professionals are like data warehouse practitioners. They are professionals that study their craft and have made it their full-time and in many instances life-work. You cannot take an operational
systems person or even a data warehousing person and expect them to work in the meta data arena if they are lacking the proper knowledge.
A meta data repository is not a data warehouse; rather it is an operational system. Building the meta data repository incorrectly will only lead to having to rebuild it again in the future. I have
published over a hundred articles in my career; however, only once did I ever write a predictions article where I attempted to say what will happen over the upcoming years. It was October of 1999
and I needed to write my January 2000 DM Review column. In approaching this column I thought that if I’m ever going to write a predictions article it must be for my first article of the new
millennium. How could I resist? My number one concern for this column was making sure that the predictions I made would come true, as I knew that someone would inform me if I missed any of my
“Nostradamus” forecasts. Therefore, my first prediction was that “During the 1990s, corporations raced to build their decision support systems as quickly as they could…in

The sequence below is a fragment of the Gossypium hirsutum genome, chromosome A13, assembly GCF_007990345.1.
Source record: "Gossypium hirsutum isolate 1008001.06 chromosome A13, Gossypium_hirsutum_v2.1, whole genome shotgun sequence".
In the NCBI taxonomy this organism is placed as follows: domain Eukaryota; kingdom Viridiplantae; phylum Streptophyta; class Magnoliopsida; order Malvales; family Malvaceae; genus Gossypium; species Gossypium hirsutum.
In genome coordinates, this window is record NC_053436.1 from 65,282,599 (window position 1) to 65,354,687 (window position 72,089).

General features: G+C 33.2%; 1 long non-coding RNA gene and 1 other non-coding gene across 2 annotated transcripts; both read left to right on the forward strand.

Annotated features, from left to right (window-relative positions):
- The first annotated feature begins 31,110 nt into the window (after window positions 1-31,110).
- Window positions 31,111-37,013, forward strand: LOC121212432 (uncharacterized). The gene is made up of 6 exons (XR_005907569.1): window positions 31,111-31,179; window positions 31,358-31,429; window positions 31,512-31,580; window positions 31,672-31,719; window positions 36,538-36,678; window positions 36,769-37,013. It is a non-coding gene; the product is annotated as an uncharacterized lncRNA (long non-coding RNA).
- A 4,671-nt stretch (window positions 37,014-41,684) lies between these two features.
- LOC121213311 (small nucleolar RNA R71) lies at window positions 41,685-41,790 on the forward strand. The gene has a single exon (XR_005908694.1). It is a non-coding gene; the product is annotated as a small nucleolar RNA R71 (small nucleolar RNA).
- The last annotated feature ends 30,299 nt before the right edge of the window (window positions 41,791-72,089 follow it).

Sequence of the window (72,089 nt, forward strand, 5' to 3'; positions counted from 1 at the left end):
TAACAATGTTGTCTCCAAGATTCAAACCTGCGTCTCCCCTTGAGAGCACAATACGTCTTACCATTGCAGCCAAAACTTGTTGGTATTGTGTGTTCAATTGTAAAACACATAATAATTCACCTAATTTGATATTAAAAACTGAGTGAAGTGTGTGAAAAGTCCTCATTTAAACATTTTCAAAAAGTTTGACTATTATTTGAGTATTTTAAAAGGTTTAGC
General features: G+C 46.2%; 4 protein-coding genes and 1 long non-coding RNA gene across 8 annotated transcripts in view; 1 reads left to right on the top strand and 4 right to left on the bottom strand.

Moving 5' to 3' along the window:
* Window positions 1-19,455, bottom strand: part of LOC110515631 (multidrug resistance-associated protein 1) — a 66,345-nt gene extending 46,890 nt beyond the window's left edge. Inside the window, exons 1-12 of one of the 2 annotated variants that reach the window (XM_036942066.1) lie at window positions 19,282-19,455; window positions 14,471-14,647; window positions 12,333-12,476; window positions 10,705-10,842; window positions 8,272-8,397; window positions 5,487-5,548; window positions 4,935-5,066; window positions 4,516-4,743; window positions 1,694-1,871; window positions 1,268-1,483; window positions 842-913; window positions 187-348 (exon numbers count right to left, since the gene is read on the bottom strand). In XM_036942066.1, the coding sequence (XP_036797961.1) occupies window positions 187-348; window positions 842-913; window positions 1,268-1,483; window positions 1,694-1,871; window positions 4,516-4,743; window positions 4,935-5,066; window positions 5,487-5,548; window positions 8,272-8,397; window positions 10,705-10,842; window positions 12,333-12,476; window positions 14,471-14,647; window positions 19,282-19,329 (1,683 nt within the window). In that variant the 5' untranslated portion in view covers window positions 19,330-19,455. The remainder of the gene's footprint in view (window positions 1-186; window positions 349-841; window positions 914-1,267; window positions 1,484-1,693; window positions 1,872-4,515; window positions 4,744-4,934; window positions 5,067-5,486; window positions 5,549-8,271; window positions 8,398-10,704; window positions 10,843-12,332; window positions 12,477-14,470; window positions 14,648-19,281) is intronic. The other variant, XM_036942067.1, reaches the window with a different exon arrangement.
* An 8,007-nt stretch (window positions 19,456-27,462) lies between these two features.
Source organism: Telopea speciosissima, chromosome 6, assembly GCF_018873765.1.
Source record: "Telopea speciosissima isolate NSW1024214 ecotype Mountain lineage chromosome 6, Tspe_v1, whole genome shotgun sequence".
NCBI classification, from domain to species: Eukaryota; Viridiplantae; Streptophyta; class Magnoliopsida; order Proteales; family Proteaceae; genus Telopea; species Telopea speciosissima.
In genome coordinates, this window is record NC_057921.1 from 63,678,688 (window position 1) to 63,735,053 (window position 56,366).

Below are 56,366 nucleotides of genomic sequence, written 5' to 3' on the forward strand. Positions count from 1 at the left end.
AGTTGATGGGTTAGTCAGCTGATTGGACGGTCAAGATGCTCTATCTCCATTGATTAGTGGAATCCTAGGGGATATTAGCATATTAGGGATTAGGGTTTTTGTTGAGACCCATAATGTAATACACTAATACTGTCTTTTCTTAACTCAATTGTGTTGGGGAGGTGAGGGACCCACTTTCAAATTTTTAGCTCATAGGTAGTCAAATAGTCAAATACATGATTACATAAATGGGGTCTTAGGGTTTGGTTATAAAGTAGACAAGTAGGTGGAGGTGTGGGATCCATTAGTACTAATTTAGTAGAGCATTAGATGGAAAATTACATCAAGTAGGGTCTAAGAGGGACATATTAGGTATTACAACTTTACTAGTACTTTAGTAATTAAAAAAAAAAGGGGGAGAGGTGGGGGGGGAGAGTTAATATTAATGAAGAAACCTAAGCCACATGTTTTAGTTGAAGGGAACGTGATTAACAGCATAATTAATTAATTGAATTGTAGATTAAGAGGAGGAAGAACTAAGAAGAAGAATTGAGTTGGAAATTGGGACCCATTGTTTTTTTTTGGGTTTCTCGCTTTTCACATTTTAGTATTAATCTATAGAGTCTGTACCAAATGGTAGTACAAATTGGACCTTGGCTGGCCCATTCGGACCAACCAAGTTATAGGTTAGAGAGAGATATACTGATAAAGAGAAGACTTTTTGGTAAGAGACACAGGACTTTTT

their zeal to do this too many of these organizations neglected to build the architecture necessary to grow their systems over time.”
We see today that data warehousing is becoming a standard practice in most companies and government agencies. Companies no longer ask if they should build a data warehouse, they ask how it should
be built. If you look at meta data repository and meta data management, it looks very similar to how data warehousing appeared in the early 1990s. The companies that used proper data warehousing
architecture and techniques have not be hampered by the high costs associated with disparate environments. Those companies that build sound enterprise-wide meta data repositories will have a
distinct advantage over those corporations and agencies that when down the disparate path.
 For more information on this topic see Chapter 2 in “Building and Managing the Meta Data
Repository”, David Marco, John Wiley & Sons.
 “Data Warehousing Trends for 2000”, David Marco, DM Review, January 2000.